MetadataShow full item record
Van Oudheusden, M. (2021). Fukushima Travels. https://doi.org/10.17863/CAM.66335
This poster is inspired by my recent research work on the 2011 Fukushima disaster. It depicts how ‘Fukushima’ has registered in narratives, pictures, and images in my home country of Belgium, evoking hope, despair, anger, and awe. Fukushima travels a complicated route, and is transformed and repackaged in various ways. Alongside the dominant, mediatized narratives of expert reasoning (‘Here are the facts’) and fear (‘It could happen here’), we encounter denial and technological solutionism (‘Important milestone in Fukushima cleanup’), as well as aspirations of transformation and renewal. The latter include experiments in citizen science, with citizens in Japan and elsewhere generating their own scientific data and tools, and seeking to open research and science policymaking to the wider public. As a social scientist who collaborates with nuclear scientists and technologists and who informs policymakers, I am drawn to these new starting points and to how travels between Japan and Europe can generate new fields of possibility for stakeholders interested in civic engagement, mutual learning, and democratic renewal. While inevitably partial and unfinished, my impressions are meant to be generative, bringing complex practical and speculative considerations into the picture so that others could get an idea of what is at stake in citizen science after Fukushima, for individuals and broader communities. I invite others to think through these issues with me and to confess to the difficulties of transforming (nuclear) science-society governance towards robust and responsible processes and outcomes.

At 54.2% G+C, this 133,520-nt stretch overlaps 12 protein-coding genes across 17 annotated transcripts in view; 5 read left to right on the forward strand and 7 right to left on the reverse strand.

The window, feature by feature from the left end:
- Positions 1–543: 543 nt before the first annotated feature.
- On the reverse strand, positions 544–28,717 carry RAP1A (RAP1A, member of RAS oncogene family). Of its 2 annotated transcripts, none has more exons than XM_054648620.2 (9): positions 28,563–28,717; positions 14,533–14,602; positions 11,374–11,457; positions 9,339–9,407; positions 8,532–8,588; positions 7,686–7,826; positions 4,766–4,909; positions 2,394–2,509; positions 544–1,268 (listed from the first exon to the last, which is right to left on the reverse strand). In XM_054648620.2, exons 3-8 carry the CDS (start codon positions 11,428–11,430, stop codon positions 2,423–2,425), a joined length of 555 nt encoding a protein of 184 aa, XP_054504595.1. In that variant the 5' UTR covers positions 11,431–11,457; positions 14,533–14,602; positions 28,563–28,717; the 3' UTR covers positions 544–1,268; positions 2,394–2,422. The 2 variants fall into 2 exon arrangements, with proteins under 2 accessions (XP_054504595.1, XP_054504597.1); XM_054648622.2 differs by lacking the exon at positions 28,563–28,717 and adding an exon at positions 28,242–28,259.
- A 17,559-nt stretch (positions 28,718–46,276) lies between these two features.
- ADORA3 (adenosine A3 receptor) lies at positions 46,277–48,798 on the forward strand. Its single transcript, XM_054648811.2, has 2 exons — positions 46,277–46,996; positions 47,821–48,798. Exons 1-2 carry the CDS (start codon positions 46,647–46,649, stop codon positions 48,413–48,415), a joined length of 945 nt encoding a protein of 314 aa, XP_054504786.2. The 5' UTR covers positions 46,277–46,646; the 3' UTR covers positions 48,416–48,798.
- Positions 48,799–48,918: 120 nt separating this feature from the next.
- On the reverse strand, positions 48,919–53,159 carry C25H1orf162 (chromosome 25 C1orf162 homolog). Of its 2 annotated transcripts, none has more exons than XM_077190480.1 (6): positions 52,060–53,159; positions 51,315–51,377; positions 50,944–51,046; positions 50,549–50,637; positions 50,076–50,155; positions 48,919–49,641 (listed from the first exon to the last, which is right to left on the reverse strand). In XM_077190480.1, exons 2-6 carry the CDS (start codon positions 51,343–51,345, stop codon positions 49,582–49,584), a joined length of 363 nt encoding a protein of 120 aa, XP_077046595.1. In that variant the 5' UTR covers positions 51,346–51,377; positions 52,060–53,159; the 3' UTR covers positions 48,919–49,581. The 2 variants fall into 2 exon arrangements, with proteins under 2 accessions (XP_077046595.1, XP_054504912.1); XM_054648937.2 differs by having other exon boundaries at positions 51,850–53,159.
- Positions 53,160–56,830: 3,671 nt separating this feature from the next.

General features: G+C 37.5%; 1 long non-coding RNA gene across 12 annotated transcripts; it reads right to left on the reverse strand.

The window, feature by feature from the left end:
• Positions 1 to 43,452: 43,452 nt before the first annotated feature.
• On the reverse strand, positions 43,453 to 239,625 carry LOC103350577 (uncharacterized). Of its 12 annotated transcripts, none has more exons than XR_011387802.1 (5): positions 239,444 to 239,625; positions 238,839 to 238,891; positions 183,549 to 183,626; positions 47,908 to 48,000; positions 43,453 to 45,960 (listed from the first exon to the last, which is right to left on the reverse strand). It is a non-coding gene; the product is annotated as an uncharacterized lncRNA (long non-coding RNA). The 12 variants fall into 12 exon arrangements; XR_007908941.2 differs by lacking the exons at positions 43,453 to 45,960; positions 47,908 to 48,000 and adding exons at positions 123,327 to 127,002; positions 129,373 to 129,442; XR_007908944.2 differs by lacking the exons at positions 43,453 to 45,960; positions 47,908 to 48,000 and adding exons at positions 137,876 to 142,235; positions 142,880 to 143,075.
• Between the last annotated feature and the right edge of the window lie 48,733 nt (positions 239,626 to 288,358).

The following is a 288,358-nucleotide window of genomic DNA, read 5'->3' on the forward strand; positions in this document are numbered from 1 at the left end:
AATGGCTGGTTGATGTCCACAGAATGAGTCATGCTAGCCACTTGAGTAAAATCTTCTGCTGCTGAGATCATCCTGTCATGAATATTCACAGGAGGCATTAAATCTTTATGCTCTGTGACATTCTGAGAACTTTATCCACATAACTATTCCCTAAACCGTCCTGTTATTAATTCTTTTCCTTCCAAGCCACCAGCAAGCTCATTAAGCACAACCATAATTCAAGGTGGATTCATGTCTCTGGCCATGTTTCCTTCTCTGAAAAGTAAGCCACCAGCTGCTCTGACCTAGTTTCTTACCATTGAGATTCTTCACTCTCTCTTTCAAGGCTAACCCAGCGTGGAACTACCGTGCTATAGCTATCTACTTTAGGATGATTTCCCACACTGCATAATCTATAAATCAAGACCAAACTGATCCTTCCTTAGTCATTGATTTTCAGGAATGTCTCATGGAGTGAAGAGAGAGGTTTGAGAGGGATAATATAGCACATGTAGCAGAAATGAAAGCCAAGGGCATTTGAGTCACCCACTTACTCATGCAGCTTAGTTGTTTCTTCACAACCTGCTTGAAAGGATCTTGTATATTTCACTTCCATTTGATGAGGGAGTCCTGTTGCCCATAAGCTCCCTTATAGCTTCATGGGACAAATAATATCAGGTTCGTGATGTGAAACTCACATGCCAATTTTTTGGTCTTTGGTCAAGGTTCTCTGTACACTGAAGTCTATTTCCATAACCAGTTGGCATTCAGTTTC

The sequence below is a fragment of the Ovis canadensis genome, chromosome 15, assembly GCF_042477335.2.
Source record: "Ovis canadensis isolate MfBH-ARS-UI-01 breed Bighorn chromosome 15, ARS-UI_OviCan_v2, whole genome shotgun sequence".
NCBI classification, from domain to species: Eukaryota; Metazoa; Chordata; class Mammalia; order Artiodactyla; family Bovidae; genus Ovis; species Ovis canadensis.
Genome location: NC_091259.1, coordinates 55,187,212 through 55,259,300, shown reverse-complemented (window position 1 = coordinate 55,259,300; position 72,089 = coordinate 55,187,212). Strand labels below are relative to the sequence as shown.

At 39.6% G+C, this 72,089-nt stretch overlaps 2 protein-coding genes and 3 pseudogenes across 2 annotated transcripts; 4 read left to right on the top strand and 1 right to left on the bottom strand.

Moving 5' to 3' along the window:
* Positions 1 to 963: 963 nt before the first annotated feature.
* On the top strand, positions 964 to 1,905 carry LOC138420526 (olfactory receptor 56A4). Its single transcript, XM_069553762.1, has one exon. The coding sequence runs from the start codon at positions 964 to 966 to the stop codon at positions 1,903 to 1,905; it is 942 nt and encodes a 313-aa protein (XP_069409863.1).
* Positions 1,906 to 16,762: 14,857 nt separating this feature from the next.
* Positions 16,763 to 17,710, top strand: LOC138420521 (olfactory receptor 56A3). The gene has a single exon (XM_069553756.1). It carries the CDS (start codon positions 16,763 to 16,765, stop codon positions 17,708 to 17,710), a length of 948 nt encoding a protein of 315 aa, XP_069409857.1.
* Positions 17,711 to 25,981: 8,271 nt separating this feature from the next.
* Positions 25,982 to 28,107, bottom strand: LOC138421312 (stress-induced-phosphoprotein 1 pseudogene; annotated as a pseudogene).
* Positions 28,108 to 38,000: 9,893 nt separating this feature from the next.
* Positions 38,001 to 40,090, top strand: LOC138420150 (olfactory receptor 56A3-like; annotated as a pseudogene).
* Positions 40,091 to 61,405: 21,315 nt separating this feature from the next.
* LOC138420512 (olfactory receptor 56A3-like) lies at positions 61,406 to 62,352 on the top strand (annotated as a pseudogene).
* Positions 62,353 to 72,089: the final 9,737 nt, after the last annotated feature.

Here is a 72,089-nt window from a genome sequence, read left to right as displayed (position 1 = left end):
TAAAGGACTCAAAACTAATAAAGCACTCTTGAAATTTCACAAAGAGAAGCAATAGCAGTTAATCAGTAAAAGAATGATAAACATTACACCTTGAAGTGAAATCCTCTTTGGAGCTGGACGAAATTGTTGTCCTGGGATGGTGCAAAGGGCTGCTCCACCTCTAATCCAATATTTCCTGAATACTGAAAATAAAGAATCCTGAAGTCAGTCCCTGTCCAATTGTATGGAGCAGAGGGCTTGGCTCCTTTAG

Fukushima, Citizen Science, Radiation Protection, Responsibility, Ethnography
European Commission Horizon 2020 (H2020) Marie Sk?odowska-Curie actions (836989)
This record's DOI: https://doi.org/10.17863/CAM.66335
This record's URL: https://www.repository.cam.ac.uk/handle/1810/319215
All rights reserved